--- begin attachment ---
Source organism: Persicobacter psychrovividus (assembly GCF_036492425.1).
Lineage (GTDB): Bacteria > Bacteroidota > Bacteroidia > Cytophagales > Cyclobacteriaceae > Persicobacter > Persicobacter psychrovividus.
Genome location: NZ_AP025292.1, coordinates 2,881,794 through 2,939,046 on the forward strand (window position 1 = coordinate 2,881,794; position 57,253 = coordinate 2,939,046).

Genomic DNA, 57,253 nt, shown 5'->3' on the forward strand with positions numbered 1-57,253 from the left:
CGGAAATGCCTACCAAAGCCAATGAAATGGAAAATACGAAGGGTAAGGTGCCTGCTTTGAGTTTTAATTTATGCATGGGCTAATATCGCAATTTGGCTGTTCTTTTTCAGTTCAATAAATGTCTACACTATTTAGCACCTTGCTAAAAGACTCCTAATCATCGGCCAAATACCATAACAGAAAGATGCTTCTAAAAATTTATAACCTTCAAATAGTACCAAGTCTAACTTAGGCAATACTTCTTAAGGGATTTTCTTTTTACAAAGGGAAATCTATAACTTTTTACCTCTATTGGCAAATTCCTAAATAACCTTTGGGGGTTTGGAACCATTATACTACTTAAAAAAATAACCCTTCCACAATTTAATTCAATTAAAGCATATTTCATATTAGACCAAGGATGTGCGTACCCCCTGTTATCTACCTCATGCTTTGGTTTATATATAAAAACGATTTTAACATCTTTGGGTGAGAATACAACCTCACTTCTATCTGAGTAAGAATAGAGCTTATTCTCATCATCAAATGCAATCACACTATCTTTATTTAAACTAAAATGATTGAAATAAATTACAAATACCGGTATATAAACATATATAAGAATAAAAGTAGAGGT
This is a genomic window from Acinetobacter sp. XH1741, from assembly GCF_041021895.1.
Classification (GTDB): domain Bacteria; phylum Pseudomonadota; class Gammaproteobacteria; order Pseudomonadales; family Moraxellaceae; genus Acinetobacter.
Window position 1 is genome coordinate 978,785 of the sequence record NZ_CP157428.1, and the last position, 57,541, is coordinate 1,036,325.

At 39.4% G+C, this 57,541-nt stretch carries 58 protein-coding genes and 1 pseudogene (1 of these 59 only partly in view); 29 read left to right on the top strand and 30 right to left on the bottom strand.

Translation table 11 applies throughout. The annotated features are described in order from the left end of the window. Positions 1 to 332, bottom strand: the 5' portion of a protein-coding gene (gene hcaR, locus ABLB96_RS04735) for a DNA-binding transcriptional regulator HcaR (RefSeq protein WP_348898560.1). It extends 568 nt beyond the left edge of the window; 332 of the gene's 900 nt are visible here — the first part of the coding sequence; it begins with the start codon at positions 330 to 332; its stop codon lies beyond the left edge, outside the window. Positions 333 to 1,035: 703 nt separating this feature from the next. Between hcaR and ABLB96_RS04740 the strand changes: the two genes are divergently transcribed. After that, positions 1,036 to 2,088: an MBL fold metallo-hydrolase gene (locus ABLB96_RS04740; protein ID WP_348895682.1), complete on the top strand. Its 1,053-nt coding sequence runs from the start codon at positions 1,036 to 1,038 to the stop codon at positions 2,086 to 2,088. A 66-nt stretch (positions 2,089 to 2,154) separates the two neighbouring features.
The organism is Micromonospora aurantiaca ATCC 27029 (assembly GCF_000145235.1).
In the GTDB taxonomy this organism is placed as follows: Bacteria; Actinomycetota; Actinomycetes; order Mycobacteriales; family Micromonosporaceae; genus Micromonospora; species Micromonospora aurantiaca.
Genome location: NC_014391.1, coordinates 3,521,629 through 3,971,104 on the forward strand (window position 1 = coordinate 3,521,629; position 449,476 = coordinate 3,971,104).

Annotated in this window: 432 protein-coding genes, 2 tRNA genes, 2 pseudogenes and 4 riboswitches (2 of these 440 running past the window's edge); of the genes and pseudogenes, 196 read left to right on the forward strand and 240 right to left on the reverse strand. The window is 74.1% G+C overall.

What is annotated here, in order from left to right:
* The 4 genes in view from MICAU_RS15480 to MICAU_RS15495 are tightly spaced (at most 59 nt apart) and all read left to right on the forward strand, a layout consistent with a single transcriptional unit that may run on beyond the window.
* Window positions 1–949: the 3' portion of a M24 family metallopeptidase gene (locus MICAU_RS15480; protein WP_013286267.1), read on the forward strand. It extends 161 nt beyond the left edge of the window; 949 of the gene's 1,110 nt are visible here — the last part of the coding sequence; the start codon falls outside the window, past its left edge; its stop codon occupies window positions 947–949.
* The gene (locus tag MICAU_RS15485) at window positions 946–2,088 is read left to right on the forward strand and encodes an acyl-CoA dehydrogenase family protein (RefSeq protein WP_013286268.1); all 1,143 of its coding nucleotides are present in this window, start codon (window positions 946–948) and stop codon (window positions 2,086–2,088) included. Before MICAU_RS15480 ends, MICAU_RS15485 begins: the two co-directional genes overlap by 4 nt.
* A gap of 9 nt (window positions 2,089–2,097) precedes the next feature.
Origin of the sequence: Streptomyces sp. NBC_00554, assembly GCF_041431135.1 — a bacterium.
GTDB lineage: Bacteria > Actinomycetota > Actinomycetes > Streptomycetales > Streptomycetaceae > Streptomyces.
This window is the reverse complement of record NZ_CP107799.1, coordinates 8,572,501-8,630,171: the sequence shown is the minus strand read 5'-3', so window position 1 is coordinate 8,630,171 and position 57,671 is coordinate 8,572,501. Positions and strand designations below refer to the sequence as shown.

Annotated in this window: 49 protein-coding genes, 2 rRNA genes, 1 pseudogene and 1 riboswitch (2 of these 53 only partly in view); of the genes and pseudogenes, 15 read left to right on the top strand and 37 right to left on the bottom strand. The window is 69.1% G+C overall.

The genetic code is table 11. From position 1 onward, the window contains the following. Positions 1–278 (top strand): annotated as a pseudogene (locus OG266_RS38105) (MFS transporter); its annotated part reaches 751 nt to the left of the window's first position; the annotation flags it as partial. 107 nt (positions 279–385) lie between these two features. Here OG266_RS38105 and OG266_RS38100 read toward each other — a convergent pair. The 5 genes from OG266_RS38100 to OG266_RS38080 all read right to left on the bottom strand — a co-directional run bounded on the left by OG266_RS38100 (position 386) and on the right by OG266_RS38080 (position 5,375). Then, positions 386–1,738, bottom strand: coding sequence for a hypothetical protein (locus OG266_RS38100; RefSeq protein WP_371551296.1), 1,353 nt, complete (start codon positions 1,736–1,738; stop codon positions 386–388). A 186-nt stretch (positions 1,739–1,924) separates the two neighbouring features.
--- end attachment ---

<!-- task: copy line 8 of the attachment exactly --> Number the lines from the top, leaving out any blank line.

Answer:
Window position 1 is genome coordinate 978,785 of the sequence record NZ_CP157428.1, and the last position, 57,541, is coordinate 1,036,325.